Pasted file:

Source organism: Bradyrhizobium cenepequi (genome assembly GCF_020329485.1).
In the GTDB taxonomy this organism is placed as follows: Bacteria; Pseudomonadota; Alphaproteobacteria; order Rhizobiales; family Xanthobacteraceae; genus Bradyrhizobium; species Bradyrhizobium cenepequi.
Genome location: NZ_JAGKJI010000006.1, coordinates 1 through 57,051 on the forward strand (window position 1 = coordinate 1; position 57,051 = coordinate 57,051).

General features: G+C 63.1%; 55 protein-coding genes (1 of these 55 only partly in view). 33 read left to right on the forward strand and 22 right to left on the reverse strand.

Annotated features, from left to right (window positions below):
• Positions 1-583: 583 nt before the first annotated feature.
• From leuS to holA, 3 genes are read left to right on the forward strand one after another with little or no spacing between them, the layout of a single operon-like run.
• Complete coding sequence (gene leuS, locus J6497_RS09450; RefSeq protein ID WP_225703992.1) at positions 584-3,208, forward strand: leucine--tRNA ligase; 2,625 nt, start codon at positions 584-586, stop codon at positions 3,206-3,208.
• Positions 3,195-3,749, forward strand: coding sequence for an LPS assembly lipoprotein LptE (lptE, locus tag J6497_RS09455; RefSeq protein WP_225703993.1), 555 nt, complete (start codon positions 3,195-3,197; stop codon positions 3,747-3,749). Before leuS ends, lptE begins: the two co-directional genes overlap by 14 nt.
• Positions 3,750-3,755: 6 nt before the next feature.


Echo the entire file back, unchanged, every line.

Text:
Source organism: Bradyrhizobium cenepequi (genome assembly GCF_020329485.1).
In the GTDB taxonomy this organism is placed as follows: Bacteria; Pseudomonadota; Alphaproteobacteria; order Rhizobiales; family Xanthobacteraceae; genus Bradyrhizobium; species Bradyrhizobium cenepequi.
Genome location: NZ_JAGKJI010000006.1, coordinates 1 through 57,051 on the forward strand (window position 1 = coordinate 1; position 57,051 = coordinate 57,051).

General features: G+C 63.1%; 55 protein-coding genes (1 of these 55 only partly in view). 33 read left to right on the forward strand and 22 right to left on the reverse strand.

Annotated features, from left to right (window positions below):
• Positions 1-583: 583 nt before the first annotated feature.
• From leuS to holA, 3 genes are read left to right on the forward strand one after another with little or no spacing between them, the layout of a single operon-like run.
• Complete coding sequence (gene leuS, locus J6497_RS09450; RefSeq protein ID WP_225703992.1) at positions 584-3,208, forward strand: leucine--tRNA ligase; 2,625 nt, start codon at positions 584-586, stop codon at positions 3,206-3,208.
• Positions 3,195-3,749, forward strand: coding sequence for an LPS assembly lipoprotein LptE (lptE, locus tag J6497_RS09455; RefSeq protein WP_225703993.1), 555 nt, complete (start codon positions 3,195-3,197; stop codon positions 3,747-3,749). Before leuS ends, lptE begins: the two co-directional genes overlap by 14 nt.
• Positions 3,750-3,755: 6 nt before the next feature.